Why women leave academia

There was a very interesting article in the Guardian yesterday about why women, preferentially, leave academia. It was based on an analysis of chemistry PhD students. Essentially, at the beginning of a chemistry PhD 72% of women would like a career in research compared to 61% for men. At the end of the PhD, however, the percentage of women interested in a research career had dropped to 37%, while for men it had remained fairly steady (59%).

The study suggested that there were many aspects of an academic career that people found unappealing, but “women in greater numbers than men see academic careers as all-consuming, solitary and as unnecessarily competitive”. The certainly gels with my own views. What we now value in an academic are characteristics and qualities that may, preferentially, disadvantage women more than men. Maybe, disadvantage is the wrong word; maybe it is simply that what is required for a successful academic careers discourages a higher fraction of women than men.

I have, however, heard many suggest that this no longer really matters. There is no inherent discrimination (or at least there is no real evidence of it) and a woman has, by and large, as much chance as a man to have a successful academic career. Women are simply choosing not to follow an academic career path. I do, however, have a fundamental problem with this argument. If, as the study suggests, there are indeed aspects of an academic career that preferentially discourage women when compared to men, this argument then implies that these aspects are somehow necessary or optimal.

It certainly seems that a successful academic career requires a certain amount of single-mindedness, aggression, competitiveness, and other characteristics that may well disadvantage women when compared to men. If one could show that these characteristics were optimal for an academic career and that it was just unfortunate that more men were suited to this than women, I might buy the argument that everything is essentially fine. It’s not, however, obvious to me that these characteristics are indeed optimal. If the prime role of an academic is to lead a major research project, bring in lots of money, and aggressively push your views to the detriment of others, then maybe this would be the case. I certainly think that this is not really what academia is all about. It’s about scholarship and research, engaging with and educating the public and students, and ultimately trying to improve our understanding of the world around us.

It’s certainly the case that competitiveness, aggression and desire to lead, do have an important place in academia. However, if these are the dominant characteristics then I think we do not have the ideal academic environment. There should be breadth and a range of different styles. The goals should be scholarship and research not simply big project that costs lots of money. I think we disadvantage ourselves by having an academic career path that preferentially discourages women when compared to men, although I don’t really have a good idea of how to fix this.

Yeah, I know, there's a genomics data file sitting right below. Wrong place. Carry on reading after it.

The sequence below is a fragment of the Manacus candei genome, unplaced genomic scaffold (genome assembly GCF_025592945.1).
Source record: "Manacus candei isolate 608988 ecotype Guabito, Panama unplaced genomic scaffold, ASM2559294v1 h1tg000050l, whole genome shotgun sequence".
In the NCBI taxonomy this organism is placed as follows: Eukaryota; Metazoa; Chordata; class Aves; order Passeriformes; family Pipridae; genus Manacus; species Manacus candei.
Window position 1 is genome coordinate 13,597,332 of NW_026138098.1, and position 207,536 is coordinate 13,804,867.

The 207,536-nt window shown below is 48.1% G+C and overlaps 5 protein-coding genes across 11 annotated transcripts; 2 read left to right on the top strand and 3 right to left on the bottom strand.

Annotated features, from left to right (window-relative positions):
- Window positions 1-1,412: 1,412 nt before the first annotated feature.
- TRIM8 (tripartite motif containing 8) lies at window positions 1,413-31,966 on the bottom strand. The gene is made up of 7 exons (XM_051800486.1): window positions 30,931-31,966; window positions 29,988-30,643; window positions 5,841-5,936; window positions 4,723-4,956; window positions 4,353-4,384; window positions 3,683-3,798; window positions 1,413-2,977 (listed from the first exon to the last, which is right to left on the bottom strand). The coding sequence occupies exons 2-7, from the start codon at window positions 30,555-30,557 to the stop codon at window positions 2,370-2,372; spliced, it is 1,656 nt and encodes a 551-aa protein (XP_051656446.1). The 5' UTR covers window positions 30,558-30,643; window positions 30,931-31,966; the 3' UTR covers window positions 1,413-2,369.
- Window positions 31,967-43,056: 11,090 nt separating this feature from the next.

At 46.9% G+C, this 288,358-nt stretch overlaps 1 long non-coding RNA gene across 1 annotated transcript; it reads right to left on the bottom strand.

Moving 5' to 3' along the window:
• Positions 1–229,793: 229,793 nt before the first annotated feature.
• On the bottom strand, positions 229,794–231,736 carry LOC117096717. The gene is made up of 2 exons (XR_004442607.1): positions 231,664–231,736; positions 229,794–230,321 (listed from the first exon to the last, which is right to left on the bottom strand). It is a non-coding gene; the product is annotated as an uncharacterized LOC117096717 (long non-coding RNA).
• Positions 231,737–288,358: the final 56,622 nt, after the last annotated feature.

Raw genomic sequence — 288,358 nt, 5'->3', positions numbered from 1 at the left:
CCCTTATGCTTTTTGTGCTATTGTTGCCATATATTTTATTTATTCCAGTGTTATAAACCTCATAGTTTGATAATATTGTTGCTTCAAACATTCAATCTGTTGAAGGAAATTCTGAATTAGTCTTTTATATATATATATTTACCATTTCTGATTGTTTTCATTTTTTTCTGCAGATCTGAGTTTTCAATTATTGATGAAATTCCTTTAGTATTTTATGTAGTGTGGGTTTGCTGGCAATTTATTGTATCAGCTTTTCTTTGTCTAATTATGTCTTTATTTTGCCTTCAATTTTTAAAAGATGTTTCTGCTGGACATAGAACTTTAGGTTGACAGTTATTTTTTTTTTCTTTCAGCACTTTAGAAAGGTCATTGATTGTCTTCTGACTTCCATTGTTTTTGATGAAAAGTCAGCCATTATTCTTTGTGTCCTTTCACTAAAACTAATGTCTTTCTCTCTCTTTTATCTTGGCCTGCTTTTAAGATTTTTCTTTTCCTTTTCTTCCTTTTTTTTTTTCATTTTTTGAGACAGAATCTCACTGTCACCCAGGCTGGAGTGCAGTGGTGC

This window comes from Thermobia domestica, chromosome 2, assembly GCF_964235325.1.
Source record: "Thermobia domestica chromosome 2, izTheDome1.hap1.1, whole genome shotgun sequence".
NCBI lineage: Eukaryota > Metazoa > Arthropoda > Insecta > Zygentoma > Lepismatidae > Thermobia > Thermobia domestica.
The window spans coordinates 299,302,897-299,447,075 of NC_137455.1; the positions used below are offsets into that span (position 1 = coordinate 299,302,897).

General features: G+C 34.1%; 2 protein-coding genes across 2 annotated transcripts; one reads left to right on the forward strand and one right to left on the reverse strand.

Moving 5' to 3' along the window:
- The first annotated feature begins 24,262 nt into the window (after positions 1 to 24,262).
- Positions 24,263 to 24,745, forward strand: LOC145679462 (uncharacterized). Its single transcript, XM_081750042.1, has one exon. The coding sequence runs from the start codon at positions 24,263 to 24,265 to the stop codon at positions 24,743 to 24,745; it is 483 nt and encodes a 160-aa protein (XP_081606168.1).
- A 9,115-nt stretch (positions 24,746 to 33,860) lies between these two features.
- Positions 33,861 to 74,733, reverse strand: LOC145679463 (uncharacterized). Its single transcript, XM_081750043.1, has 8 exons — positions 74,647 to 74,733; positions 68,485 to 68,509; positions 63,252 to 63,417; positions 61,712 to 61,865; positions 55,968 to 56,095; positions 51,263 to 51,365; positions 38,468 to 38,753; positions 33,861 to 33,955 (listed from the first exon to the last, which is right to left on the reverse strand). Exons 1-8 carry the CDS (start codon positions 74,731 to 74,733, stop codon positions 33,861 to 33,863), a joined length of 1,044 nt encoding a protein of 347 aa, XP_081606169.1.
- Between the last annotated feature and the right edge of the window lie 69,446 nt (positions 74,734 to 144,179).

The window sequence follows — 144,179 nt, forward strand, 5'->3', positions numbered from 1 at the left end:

Advertisements

The Moral Economy

I was wondering why we shouldn’t apply the free-market ideology to everything. The basic idea behind the free market is that the system will self-regulate and will automatically settle into some kind of state that is optimal. Why can’t we apply this to everything and simply have no laws whatsoever. Presumably everyone wouldn’t simply go out and commit all sorts of heinous crimes. The truth, however, is that some sadly would. One might expect people to drive carefully (because it’s sensible to do so) but most wouldn’t. I’m sure that a system without laws would settle into some kind of state, but possibly not the kind of state that most would be comfortable living in. Essentially, we are an intelligent species that has developed a set of morals that most would agree are reasonable and we impose laws so that our society is one that satisfies our sense of morality. Our morals wouldn’t disappear without laws, but what would you do with those who didn’t behave according to society’s norms and how would you define these norms? As soon as they’re defined, you essentially have the beginnings of regulation.

I don’t see why something similar should apply to our economies, especially as these are not technically independent of our societies. Economies don’t develop by themselves. They develop as a society tries to provide food, shelter, transport, entertainment, education, healthcare, etc. The goal of an economy is not to create a profit for investors. It’s to provide services. Investors should be rewarded for careful and useful investments, but not at the expense of the services being provided. Similarly, those who contribute most and are regarded as the more creative members of our economies should be rewarded more highly than others. However, they shouldn’t then be able to use this to then leverage extra rewards over and above what might be regarded as reasonable. I accept that it is difficult to define reasonable, but the top 25 investment bankers in the US earning 3 times more than all of the 80000 teachers in New York state seems immoral to me. Similarly, the richest 1000 people in the UK increasing their wealth by £155bn since 2008 also seems hard to justify. This would wipe out two years worth of deficit, something the government regards as so important that almost 1 million people have lost their jobs since 2008.

I accept that economies are very complicated and that some will (and should be) rewarded more than others. However, following a path of austerity in which the poorest will potentially lose all they have while the wealthiest continue getting richer seems immoral. To argue that this is the moral path (since future generations will have to pay for any extra borrowing today) seems entirely disingenuous.